California Utility to Pay $80M Settlement Over 2017 Wildfire Sparked by Its Equipment

CALIFORNIA, USA - DECEMBER 6: Helicopters transport water as smoke billows from the Thomas Fire on the mountains near Santa Paula, California, United States on December 6, 2017.

Federal prosecutors said on Monday that Southern California Edison has agreed to pay the US.

Forest Service $80 million to resolve accusations relating to a catastrophic wildfire that burned over a thousand houses and other structures in 2017.

The utility company accepted the settlement on Friday without acknowledging any wrongdoing or fault related to the Thomas fire, as stated by the US Attorney’s Office.

Investigations revealed that utility equipment was the cause of the fire in two canyon locations on Dec. 4, 2017.

The Thomas fire scorched 439 square miles (1,137 square kilometers) in Ventura and Santa Barbara counties, ranking as the seventh largest fire in California history, as reported by state fire officials.

Edison mentioned that a statement regarding the settlement would be released later on Monday.

In 2020, federal prosecutors filed a lawsuit against the utility to recoup expenses from battling the fire and repairing the significant destruction on public lands in the Los Padres National Forest.

The lawsuit claimed that Edison power lines and a transformer sparked dry brush during strong winds.

The agreement offers substantial compensation to taxpayers, as stated in a statement by Assistant US Attorney Joseph T. McNally.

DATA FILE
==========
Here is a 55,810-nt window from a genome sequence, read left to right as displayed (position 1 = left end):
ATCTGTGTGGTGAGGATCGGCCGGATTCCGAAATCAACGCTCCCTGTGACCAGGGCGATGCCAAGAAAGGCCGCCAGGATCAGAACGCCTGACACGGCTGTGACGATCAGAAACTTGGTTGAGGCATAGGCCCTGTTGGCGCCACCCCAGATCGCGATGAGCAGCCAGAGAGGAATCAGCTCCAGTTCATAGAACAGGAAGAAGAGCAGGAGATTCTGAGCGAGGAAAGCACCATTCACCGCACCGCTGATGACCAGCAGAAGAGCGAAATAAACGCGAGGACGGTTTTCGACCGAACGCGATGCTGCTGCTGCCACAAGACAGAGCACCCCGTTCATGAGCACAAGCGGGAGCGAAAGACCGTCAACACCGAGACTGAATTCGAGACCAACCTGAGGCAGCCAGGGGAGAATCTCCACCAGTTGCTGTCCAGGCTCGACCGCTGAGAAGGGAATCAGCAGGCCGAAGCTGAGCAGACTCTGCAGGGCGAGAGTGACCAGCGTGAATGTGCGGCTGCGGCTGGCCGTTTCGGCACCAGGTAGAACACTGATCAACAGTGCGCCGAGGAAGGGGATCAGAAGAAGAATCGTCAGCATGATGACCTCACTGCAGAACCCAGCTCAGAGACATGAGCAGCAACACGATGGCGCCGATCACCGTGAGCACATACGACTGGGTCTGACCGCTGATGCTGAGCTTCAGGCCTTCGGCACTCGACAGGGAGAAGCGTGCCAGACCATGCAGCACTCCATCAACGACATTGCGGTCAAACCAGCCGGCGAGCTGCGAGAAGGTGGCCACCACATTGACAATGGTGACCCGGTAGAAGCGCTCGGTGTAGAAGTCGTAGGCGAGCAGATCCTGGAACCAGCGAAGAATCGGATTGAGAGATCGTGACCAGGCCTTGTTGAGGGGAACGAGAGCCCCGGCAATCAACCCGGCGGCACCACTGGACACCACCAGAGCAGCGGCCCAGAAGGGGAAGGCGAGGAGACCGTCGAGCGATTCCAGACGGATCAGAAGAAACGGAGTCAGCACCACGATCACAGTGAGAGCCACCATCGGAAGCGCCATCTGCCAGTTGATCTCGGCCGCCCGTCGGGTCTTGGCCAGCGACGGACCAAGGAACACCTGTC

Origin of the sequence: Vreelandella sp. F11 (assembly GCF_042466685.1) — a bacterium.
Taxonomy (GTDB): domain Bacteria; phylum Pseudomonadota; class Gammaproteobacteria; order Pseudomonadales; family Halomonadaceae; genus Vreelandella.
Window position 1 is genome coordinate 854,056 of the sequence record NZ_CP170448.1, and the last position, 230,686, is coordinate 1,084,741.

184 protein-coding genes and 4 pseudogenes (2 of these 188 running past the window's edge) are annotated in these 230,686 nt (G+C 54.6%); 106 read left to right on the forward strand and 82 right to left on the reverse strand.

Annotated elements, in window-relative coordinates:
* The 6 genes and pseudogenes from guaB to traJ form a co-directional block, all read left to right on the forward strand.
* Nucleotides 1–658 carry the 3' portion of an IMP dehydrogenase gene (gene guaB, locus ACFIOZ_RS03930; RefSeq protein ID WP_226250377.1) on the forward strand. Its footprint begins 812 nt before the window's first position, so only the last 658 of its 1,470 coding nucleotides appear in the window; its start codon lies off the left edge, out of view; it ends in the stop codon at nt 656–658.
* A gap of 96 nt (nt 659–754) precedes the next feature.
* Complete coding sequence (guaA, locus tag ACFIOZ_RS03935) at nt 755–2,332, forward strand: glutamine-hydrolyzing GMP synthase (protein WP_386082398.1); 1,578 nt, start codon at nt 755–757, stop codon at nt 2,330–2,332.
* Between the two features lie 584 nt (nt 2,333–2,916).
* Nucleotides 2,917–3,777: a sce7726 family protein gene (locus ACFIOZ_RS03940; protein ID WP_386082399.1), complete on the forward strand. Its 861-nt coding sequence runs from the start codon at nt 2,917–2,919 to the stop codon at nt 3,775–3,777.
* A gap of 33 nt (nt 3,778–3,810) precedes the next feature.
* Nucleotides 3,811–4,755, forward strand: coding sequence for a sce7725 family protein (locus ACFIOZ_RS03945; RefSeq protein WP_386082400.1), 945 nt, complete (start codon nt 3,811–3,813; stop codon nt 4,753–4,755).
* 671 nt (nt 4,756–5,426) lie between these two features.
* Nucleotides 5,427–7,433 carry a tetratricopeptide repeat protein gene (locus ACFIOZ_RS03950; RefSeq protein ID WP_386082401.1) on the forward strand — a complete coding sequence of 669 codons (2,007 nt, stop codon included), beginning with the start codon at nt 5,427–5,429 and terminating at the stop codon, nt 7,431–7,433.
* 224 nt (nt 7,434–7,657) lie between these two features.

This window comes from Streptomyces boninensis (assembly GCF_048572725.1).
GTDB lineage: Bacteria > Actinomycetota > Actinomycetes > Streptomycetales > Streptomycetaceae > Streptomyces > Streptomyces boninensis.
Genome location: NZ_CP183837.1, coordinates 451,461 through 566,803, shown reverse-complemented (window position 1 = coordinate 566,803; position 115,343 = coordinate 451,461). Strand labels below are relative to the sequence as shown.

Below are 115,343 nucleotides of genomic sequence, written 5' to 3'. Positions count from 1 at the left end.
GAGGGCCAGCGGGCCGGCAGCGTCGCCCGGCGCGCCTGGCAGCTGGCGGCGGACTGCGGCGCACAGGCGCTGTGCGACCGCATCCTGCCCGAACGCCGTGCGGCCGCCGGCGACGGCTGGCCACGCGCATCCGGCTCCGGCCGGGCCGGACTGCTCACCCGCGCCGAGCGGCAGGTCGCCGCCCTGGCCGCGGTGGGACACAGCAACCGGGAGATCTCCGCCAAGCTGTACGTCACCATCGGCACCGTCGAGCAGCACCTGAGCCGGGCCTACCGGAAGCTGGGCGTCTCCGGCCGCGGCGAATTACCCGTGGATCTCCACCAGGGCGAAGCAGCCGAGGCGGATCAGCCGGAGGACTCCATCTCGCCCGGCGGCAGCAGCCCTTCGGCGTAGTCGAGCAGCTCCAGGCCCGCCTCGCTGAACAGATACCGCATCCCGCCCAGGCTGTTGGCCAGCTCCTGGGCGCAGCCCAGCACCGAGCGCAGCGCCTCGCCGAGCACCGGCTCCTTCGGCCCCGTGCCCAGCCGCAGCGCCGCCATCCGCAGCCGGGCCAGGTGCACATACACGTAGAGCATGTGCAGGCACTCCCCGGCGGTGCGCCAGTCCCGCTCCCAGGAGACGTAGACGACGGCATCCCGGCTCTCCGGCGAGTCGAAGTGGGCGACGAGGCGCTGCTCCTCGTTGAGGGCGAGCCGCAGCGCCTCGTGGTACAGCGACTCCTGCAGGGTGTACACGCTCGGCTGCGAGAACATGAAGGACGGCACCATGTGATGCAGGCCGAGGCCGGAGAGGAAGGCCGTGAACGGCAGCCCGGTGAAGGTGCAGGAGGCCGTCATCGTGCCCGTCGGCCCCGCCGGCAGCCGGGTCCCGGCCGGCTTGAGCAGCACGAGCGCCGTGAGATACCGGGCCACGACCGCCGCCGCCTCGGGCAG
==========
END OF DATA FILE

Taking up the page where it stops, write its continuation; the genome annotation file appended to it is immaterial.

Resolving Wildfire Claims in California


CALIFORNIA, USA – DECEMBER 5: A home lies in ruins after being burned by the Thomas Fire on December 5, 2017 in Ventura, California, United States.


This is the most recent settlement reached by Edison regarding the Thomas fire. The utility has resolved claims connected to the significant Woolsey fire in 2018.

In 2021, Edison estimated that the total expected losses for both fires would surpass $4.5 billion.

California has experienced a rise in devastating wildfires in recent years, exacerbated by climate change and drought conditions.

Utility equipment has been identified as the cause of some of the state’s most devastating fires.

In 2022, former executives and directors of Pacific Gas & Electric reached an agreement to pay $117 million to resolve a lawsuit regarding the destructive Northern California wildfires caused by the utility’s equipment in 2017 and 2018.

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